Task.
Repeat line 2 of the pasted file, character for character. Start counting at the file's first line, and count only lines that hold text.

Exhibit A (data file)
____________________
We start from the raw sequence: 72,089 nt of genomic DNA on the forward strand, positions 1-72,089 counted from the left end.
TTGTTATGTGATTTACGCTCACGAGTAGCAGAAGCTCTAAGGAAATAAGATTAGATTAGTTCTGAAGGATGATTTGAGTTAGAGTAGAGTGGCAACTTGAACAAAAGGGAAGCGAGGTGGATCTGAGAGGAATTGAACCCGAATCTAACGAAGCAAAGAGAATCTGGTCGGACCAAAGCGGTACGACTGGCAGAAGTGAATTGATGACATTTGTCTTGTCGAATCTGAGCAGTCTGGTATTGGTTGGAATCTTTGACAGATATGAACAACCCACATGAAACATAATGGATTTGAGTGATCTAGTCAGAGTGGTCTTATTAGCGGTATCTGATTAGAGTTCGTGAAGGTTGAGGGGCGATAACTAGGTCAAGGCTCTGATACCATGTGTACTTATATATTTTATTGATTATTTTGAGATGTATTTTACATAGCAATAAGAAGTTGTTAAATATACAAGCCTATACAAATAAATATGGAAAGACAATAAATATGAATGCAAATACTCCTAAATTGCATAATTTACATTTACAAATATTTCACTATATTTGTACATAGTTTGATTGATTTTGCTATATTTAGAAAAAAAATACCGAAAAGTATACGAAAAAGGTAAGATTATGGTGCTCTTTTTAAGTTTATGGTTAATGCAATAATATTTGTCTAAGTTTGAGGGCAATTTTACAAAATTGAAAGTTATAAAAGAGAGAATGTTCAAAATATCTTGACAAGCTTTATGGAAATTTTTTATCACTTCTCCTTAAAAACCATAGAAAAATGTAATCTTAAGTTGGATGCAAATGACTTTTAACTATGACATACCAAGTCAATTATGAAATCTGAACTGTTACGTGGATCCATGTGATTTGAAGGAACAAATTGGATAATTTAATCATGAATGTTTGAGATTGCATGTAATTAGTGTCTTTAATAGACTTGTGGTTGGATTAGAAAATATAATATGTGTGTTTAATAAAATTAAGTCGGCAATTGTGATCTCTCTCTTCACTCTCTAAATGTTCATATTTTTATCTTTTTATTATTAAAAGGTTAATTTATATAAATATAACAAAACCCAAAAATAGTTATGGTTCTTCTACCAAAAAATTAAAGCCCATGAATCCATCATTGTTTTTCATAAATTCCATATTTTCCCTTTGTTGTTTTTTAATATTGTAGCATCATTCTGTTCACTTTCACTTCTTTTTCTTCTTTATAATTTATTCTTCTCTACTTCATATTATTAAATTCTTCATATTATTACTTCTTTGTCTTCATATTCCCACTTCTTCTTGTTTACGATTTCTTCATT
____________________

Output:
TTGTTATGTGATTTACGCTCACGAGTAGCAGAAGCTCTAAGGAAATAAGATTAGATTAGTTCTGAAGGATGATTTGAGTTAGAGTAGAGTGGCAACTTGAACAAAAGGGAAGCGAGGTGGATCTGAGAGGAATTGAACCCGAATCTAACGAAGCAAAGAGAATCTGGTCGGACCAAAGCGGTACGACTGGCAGAAGTGAATTGATGACATTTGTCTTGTCGAATCTGAGCAGTCTGGTATTGGTTGGAATCTTTGACAGATATGAACAACCCACATGAAACATAATGGATTTGAGTGATCTAGTCAGAGTGGTCTTATTAGCGGTATCTGATTAGAGTTCGTGAAGGTTGAGGGGCGATAACTAGGTCAAGGCTCTGATACCATGTGTACTTATATATTTTATTGATTATTTTGAGATGTATTTTACATAGCAATAAGAAGTTGTTAAATATACAAGCCTATACAAATAAATATGGAAAGACAATAAATATGAATGCAAATACTCCTAAATTGCATAATTTACATTTACAAATATTTCACTATATTTGTACATAGTTTGATTGATTTTGCTATATTTAGAAAAAAAATACCGAAAAGTATACGAAAAAGGTAAGATTATGGTGCTCTTTTTAAGTTTATGGTTAATGCAATAATATTTGTCTAAGTTTGAGGGCAATTTTACAAAATTGAAAGTTATAAAAGAGAGAATGTTCAAAATATCTTGACAAGCTTTATGGAAATTTTTTATCACTTCTCCTTAAAAACCATAGAAAAATGTAATCTTAAGTTGGATGCAAATGACTTTTAACTATGACATACCAAGTCAATTATGAAATCTGAACTGTTACGTGGATCCATGTGATTTGAAGGAACAAATTGGATAATTTAATCATGAATGTTTGAGATTGCATGTAATTAGTGTCTTTAATAGACTTGTGGTTGGATTAGAAAATATAATATGTGTGTTTAATAAAATTAAGTCGGCAATTGTGATCTCTCTCTTCACTCTCTAAATGTTCATATTTTTATCTTTTTATTATTAAAAGGTTAATTTATATAAATATAACAAAACCCAAAAATAGTTATGGTTCTTCTACCAAAAAATTAAAGCCCATGAATCCATCATTGTTTTTCATAAATTCCATATTTTCCCTTTGTTGTTTTTTAATATTGTAGCATCATTCTGTTCACTTTCACTTCTTTTTCTTCTTTATAATTTATTCTTCTCTACTTCATATTATTAAATTCTTCATATTATTACTTCTTTGTCTTCATATTCCCACTTCTTCTTGTTTACGATTTCTTCATT